Re: PR1ME C compiler sources and pointer formats (Dennis Boone)
Mon, 30 Sep 2019 22:10:13 -0500

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Re: PR1ME C compiler sources and pointer formats (2019-09-30)
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From: (Dennis Boone)
Newsgroups: comp.compilers
Date: Mon, 30 Sep 2019 22:10:13 -0500
Organization: Compilers Central
References: 19-09-003 19-09-004 19-09-016 19-09-019
Injection-Info:; posting-host=""; logging-data="42666"; mail-complaints-to=""
Keywords: C, architecture, history
Posted-Date: 01 Oct 2019 10:38:43 EDT

  > I don't know where you saw the description of the register set. I
  > suspect it was only describing the "general purpose registers"
  > associated with IX-mode (which I knew as I*-mode). The 48 bit pointer
  > registers are not part of that set. And, what I was describing
  > previously was the way the C compiler worked in V-mode. Reading the
  > documentation on the C compiler for IX-mode. It is clear that they
  > added a whole new way of dealing with 32 bit pointers using the
  > general purpose registers.

Ignoring floating point stuff, the registers are all 16- or 32-bit. The
48 bit pointers are strictly memory-based.

I mode is a general register mode. It doesn't do much of anything to
hide segmentation. It does include register-relative addressing, that
is, putting pointers into general registers.

IX mode is a small extension to I mode, which adds some additional
manipulation of pointers in registers, and some support for C character
manipulation. Again, doesn't do much of anything to hide segmentation.

  > So, what follows is what I remember of the V-mode segmented address
  > space (with some guesses as to how they probably tweaked it for
  > IX-mode to make it appear more linear). There were 4 pointer
  > registers in V-mode. PB -- a pointer to the instruction space. LB --
  > a pointer to "static" memory. SB -- a pointer to the "stack frame".
  > XB -- a pointer for general use. If I recall correctly, only the XB
  > was actually modifiable by normal code; done with the EAXB
  > instruction, calculate effective address (including doing
  > indirections) and store it in the XB register. The PB, LB, and SB
  > registers were only changed by the PCL (procedure call) instruction
  > (and it's corresponding return). Each of these registers had the two
  > bits I mentioned previously (although, I forgot the ring bits which
  > separated them), a ring number 0, 1, 2, or 3 (the OS ran in ring 0 and
  > user code ran in ring 3, the DBMS used ring 1 or 2 if I recall
  > correctly, but the other ring was unused), a segment number, a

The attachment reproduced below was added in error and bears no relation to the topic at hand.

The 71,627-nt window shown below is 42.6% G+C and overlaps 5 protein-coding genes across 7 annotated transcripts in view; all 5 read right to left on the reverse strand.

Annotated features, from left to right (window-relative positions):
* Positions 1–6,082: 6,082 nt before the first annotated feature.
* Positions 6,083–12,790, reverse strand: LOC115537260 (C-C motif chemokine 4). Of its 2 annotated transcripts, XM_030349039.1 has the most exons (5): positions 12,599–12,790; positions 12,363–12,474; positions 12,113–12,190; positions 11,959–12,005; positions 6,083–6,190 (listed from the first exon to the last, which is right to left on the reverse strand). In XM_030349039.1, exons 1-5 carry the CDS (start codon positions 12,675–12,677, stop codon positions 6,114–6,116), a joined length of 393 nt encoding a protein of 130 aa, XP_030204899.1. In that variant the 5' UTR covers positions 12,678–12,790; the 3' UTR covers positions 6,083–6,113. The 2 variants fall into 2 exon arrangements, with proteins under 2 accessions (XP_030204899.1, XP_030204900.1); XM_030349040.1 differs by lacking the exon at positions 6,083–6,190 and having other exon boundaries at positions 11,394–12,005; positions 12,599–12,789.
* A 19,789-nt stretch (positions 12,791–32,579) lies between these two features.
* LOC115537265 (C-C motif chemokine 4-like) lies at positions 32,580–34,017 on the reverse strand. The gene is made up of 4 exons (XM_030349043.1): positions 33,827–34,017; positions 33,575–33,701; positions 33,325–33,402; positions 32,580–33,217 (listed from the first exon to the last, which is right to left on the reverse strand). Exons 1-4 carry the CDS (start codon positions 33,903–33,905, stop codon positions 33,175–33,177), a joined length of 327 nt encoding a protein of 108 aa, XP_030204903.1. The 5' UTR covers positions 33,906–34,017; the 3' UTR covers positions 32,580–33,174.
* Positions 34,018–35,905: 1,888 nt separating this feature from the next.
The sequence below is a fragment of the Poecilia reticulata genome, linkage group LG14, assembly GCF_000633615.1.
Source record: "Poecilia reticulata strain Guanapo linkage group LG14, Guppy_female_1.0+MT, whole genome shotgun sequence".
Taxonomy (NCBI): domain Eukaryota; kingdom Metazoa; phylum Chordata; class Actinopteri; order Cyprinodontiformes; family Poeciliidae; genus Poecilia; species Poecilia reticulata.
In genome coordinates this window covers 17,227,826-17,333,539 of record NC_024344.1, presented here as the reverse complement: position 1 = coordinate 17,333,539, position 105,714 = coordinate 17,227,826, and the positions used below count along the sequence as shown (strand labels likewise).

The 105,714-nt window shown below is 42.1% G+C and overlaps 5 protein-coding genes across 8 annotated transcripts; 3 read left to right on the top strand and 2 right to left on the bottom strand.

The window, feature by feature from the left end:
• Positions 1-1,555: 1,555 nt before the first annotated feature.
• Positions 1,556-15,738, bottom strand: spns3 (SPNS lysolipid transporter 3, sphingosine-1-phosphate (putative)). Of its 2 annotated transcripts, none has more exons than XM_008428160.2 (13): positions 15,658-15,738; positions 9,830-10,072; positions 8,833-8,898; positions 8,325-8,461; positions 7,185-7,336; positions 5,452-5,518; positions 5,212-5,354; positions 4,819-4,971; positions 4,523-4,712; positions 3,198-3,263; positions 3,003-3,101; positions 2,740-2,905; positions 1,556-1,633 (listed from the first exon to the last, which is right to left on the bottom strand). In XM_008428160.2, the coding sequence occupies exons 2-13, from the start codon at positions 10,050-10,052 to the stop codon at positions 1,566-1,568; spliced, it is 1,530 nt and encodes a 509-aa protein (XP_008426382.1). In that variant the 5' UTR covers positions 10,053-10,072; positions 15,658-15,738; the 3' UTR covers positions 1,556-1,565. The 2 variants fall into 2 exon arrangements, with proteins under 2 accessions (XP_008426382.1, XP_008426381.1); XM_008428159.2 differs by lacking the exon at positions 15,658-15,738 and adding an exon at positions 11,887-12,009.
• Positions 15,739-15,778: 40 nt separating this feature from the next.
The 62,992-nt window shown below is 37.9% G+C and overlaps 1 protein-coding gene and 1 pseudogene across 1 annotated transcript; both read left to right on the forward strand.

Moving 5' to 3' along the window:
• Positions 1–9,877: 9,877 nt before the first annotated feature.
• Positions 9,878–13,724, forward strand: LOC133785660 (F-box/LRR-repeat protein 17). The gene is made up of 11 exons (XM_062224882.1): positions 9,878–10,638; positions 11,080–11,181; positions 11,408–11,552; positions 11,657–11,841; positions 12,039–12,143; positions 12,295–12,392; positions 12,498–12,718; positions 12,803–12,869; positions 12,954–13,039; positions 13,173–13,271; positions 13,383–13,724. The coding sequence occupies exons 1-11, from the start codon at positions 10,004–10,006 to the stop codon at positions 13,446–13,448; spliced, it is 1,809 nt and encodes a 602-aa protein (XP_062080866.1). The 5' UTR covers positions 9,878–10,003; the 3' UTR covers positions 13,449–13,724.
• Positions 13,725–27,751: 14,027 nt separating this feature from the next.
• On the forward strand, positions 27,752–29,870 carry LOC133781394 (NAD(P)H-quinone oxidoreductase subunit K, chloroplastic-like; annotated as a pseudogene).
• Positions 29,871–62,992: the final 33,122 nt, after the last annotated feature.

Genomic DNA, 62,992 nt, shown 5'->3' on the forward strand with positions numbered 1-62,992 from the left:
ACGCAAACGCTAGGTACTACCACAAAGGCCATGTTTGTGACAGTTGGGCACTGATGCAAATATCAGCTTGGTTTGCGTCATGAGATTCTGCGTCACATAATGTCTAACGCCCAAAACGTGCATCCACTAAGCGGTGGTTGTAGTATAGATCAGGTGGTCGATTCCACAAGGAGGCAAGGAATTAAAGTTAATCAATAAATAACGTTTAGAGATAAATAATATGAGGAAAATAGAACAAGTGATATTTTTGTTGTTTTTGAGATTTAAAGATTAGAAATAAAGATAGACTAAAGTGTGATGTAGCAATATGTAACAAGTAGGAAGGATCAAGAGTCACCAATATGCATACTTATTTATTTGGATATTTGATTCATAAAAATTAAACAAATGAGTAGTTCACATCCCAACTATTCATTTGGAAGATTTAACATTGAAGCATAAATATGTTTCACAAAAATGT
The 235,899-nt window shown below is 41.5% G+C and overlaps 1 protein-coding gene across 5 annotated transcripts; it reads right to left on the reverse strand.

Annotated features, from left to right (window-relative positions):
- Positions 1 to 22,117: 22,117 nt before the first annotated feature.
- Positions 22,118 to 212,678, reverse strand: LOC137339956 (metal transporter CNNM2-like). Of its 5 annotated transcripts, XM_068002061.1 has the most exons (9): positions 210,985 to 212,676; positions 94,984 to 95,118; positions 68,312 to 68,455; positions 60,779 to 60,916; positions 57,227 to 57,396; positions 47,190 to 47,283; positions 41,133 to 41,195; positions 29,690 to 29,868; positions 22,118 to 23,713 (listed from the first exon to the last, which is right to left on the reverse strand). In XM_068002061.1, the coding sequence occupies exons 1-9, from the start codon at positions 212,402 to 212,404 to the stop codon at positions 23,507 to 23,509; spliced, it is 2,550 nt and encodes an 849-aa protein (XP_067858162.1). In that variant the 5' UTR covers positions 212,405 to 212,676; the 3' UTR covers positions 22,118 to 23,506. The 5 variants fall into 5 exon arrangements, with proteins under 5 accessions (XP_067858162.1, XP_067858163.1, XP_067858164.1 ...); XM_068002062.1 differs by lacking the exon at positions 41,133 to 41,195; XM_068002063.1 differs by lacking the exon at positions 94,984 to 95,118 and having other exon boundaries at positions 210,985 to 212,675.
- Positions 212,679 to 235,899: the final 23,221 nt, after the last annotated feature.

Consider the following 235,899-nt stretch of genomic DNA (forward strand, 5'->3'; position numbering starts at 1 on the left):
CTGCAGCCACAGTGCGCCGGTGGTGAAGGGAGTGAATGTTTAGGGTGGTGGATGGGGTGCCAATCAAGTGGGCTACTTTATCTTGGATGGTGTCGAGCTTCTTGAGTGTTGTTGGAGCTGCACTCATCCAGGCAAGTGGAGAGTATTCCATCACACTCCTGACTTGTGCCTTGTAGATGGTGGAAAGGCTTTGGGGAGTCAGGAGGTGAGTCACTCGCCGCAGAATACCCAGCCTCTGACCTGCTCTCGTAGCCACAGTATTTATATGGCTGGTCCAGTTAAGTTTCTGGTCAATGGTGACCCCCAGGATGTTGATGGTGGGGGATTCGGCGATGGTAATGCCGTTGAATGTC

> half-word (16 bit offset), and a bit offset (that was only used by the
  > hardware at the character (8 bit) level).

I suppose the base registers are "pointer registers" in the strict
sense, but 3/4 of them have fixed purposes. You can directly alter the
contents of LB and XB via the EALB and EAXB instructions. The obvious
way to alter PB is to use a PCL instruction. The only one left is SB,
which you can modify by using the RSAV and RRST instructions to save
registers and restore them.

  > Calls to the OS or DBMS were done through the standard PCL mechanism
  > which would change which ring you were running in (increasing your
  > priority), but every segment also had a ring number (as well as every
  > pointer) had a ring number associated with it and the values were
  > ORed, so that you got the lowest priority access. Thus, if you fudged
  > a pointer and you called into the OS, the OS would see your pointer
  > was in a lower priority space and use only the access rights that
  > space had to that address. Code could also lower the priority of a
  > pointer itself, by setting the ring bits, and I believe if you stored
  > a pointer, the hardware stored the ring bits in the saved pointer to
  > be the weak access it was using. So, even if your pointer got copied
  > into a ring 0 memory location, it would remain a ring 3 pointer if it
  > originally came from user space.

Entrance to the OS is through the PCL instruction and the gate
mechanism. The microcode and/or the OS perform ring selection and
weakening as needed to ensure security. Storing a pointer does not
cause any change in it.

  > The hardware supported at least 3 faults related to pointers. Access
  > violation, the pointer was accessing a segment in a way it didn't have
  > rights to, with roughly the same 3 mode bits read, write, and execute
  > for each ring. Pointer fault, the fault bit in the pointer was set.
  > and page fault, the pointer pointed to a page that wasn't currently
  > mapped in. I believe there was also a segment fault for segments that
  > did not exist.

A pointer fault can occur for several reasons: the fault bit being set,
pointing into an invalid location, etc. Page faults are part of the
virtual memory mechanism, and are not reflected to the user via a
condition the way a segmentation or pointer fault (or others).

  > So, my guess is that IX mode did roughly that, putting the XB at the
  > start of the linear address space for C programs and making the
  > instructions which used the GPR registers as pointers, do the
  > appropriate bit twiddling in hardware but basing the resulting address
  > off the XB. Alternately, the instructions using the GPR registers as
  > pointers could have used "absolute addressing" with no base register,
  > letting the pointers deal with the segments (and their ring
  > restrictions) as required. The rings and segments would have still
  > been there but the code would have had the 29 bits to play with and
  > probably treated all accesses as if it were from ring 3.

I haven't spent as much time with I mode as with V, but the usual
idiom is to move XB around as needed.


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